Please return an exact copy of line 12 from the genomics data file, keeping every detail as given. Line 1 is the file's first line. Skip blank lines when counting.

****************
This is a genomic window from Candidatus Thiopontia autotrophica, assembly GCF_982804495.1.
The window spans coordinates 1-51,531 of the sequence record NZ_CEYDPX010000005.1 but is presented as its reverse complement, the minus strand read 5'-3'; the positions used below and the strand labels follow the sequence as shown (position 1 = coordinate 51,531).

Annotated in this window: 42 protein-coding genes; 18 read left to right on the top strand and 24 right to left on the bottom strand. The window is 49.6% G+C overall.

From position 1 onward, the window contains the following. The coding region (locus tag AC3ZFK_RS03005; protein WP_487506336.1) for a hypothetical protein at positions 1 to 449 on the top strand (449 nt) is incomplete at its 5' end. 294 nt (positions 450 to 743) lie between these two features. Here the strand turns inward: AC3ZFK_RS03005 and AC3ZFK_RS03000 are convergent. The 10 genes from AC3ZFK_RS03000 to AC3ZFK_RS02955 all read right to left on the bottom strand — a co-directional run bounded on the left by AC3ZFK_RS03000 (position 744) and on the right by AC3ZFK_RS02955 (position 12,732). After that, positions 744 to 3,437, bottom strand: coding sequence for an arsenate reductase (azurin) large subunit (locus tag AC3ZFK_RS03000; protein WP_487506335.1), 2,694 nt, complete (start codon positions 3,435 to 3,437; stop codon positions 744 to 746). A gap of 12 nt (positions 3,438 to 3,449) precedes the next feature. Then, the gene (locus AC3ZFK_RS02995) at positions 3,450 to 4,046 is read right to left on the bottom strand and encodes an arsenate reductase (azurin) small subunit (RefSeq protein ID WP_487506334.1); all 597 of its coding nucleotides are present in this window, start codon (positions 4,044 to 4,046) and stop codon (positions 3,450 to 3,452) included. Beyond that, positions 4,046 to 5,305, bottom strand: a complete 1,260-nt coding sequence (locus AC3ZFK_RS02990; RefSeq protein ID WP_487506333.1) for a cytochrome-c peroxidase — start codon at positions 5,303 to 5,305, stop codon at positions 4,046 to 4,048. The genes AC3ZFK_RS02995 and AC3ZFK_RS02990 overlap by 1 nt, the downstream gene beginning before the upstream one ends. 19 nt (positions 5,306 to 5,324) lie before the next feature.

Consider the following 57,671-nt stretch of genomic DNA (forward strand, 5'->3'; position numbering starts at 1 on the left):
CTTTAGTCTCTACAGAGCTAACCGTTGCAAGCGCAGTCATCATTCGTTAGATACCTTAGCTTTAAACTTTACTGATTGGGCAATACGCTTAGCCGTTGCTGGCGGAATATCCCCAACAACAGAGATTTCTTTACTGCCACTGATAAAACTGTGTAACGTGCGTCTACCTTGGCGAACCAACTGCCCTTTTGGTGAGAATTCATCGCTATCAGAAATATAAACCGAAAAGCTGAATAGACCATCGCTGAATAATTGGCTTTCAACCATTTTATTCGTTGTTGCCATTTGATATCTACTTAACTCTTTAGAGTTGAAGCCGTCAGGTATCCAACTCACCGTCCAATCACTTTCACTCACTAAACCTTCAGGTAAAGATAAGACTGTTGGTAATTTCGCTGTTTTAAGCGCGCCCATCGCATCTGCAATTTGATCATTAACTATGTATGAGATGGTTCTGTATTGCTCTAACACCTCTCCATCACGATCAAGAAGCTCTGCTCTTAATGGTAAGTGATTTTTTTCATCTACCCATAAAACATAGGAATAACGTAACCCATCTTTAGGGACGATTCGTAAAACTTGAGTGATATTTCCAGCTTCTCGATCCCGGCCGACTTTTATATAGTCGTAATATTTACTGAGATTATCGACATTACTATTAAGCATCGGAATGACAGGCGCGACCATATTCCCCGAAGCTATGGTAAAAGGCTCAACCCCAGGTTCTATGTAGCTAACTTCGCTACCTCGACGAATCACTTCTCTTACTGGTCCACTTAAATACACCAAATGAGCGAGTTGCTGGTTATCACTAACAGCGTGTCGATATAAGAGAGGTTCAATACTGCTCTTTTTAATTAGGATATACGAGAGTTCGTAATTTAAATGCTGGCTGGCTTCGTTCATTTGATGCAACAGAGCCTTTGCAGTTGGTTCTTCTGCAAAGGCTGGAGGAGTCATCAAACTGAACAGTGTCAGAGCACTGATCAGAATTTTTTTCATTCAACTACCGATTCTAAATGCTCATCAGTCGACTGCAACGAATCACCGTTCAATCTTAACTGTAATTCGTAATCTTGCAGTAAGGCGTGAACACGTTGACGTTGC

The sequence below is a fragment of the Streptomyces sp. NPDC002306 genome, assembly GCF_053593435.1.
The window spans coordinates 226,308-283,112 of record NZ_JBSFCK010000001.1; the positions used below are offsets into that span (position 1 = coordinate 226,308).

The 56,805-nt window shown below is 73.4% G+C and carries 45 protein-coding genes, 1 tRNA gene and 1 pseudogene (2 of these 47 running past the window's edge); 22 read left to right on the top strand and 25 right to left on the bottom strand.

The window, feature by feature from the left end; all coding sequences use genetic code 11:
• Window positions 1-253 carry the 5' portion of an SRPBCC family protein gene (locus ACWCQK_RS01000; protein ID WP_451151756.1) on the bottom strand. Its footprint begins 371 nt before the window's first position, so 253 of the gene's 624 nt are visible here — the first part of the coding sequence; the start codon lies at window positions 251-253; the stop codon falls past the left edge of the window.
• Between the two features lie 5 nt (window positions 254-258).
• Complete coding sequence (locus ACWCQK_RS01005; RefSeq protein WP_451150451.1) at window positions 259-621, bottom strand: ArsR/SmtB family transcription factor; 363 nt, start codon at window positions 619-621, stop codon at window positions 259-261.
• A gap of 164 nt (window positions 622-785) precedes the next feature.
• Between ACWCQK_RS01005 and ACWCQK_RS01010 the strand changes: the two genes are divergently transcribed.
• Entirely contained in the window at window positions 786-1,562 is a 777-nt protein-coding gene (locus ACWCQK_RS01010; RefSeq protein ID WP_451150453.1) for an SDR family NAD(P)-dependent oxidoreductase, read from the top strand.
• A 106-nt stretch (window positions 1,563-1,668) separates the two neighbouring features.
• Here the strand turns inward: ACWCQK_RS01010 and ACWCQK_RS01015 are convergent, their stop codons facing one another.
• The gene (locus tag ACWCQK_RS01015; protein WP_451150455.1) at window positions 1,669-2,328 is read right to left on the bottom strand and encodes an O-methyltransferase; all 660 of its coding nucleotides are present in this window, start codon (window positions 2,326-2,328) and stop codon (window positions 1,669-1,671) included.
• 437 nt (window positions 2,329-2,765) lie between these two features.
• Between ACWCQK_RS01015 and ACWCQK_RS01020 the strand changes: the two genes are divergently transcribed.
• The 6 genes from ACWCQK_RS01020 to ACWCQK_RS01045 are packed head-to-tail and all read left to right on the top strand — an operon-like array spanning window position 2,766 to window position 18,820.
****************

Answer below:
• Between the two features lie 5 nt (window positions 254-258).